Who is the better parent?

Consider two fathers tucking their daughters into bed. Father 1 thinks of how his daughter might not be alive in the morning as he kisses her good night. Father 2 assumes that his daughter would outlive him. Her lifespan never crosses his mind as he tucks her in. Who do you think would make a more loving father?

While Father 1 seems morbid in our eyes, stoic philosophy makes a convincing case that he would make a better parent. Father 1 recognizes and constantly reminds himself of the fragility of his life together with his daughter. When she wakes up in the morning, he would hug her with great affection, thankful for having one more day with her. Suppose his daughter wishes to play with him on a busy evening, he would oblige. Who knows if he would get that chance the next day?

On the contrary, the Father 2, who assumes that his daughter would always be around, takes her for granted.  When she asks for her attention, he is likely to put off spending time with her, thinking of how he can do that  tomorrow or the next week, when he has ‘more time’. If something unfortunate were to befall his daughter, he would be heartbroken and filled with regret.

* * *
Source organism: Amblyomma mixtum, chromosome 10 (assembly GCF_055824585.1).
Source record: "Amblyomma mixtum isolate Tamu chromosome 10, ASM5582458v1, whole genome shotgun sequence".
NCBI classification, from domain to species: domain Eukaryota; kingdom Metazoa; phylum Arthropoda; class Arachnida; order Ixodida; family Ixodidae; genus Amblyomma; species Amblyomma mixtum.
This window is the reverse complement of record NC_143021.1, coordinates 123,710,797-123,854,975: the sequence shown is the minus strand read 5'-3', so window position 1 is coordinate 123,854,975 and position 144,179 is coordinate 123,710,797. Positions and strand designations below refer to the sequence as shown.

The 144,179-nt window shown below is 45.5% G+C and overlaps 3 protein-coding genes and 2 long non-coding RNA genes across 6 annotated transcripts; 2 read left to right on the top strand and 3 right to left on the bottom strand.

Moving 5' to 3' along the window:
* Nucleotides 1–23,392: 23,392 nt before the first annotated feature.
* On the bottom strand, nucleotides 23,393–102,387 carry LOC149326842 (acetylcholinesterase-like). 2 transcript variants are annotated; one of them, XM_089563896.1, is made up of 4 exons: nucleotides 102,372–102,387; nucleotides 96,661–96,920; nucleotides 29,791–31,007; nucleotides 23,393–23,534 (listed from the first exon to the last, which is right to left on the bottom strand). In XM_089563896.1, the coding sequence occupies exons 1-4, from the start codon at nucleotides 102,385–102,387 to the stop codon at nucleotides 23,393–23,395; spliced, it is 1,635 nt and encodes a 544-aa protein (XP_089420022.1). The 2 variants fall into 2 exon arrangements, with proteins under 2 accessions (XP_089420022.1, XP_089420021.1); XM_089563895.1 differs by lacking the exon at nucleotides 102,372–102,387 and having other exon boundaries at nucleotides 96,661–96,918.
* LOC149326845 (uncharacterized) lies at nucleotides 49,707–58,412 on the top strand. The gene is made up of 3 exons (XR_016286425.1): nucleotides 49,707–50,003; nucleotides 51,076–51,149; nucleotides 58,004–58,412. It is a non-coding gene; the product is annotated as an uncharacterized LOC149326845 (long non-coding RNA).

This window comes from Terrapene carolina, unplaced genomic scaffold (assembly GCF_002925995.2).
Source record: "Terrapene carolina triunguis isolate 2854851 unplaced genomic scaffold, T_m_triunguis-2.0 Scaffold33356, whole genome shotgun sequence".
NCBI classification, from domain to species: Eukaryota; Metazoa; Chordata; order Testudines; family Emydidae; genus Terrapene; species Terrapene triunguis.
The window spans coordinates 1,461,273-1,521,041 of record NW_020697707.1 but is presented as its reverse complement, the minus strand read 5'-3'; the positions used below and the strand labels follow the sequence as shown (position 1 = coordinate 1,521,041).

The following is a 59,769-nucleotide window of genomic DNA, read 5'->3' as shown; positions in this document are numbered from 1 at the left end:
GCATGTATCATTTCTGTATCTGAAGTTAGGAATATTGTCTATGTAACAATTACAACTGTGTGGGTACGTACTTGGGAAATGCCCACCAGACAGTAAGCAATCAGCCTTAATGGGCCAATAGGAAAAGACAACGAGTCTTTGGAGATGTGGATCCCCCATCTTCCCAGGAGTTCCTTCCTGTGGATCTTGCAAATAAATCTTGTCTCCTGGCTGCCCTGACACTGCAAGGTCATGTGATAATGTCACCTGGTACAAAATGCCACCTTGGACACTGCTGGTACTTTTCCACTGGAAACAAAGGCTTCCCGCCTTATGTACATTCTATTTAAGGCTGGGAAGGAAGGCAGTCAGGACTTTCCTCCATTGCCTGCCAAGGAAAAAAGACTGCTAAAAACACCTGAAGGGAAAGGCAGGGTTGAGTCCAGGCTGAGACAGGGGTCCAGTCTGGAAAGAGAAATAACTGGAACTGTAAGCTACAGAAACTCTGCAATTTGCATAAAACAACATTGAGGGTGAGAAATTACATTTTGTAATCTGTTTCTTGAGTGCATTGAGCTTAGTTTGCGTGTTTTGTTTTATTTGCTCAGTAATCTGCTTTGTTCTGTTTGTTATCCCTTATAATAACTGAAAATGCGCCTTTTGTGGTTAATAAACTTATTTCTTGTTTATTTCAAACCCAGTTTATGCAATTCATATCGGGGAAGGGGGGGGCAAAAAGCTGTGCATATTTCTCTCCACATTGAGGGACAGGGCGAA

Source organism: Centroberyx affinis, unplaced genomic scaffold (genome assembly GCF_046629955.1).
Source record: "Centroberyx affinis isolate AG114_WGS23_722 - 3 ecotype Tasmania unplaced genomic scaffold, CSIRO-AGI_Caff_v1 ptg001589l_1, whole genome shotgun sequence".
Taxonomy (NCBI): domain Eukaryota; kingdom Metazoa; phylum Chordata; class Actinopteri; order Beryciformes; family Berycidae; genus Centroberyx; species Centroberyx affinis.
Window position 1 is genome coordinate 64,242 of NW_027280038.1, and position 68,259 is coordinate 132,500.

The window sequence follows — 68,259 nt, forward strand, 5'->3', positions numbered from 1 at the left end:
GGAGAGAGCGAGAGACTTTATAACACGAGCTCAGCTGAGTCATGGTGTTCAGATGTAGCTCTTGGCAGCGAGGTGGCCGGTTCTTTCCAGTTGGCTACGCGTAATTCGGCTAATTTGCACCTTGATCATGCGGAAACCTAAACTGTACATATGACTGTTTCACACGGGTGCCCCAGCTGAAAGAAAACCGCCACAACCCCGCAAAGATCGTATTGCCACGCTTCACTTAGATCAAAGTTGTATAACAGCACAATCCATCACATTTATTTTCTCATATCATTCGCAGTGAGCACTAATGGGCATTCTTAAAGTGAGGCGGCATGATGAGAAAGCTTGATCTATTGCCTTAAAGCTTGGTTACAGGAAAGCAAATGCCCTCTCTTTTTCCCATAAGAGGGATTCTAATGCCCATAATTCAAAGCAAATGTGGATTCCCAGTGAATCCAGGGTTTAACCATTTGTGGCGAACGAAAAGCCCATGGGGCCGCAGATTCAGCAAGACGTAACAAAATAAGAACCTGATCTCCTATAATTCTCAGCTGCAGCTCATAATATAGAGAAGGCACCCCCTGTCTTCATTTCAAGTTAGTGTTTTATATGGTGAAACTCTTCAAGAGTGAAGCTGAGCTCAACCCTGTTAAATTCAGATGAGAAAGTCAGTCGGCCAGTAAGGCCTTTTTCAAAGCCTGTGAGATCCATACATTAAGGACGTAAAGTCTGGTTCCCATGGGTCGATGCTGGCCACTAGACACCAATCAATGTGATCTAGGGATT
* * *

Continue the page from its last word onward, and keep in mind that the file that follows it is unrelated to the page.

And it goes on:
This counter-intuitive lesson was taught by stoic philosophers two-thousands years ago. Epictetus asked us in the very act of kissing our children to silently reflect on the possibility of their death tomorrow. Seneca reminded us that all we have is ‘on loan’ from Fortune, and that she can reclaim it without our permission or advance notice. The stoics regularly practiced what we know as negative visualization.

Despite this negativity, the stoics were die-hard optimists. A modern day optimist may see a glass as being half-full. A stoic, who contemplates the worst, is grateful for the glass itself. She recognizes the privilege of holding up a glass intact rather than sweeping up its broken pieces from the floor.

Ironically, a person who thinks of a glass shattered on the floor occasionally can be more optimistic than one who merely sees it as being half-full.

Inspiration: A Guide to the Good Life

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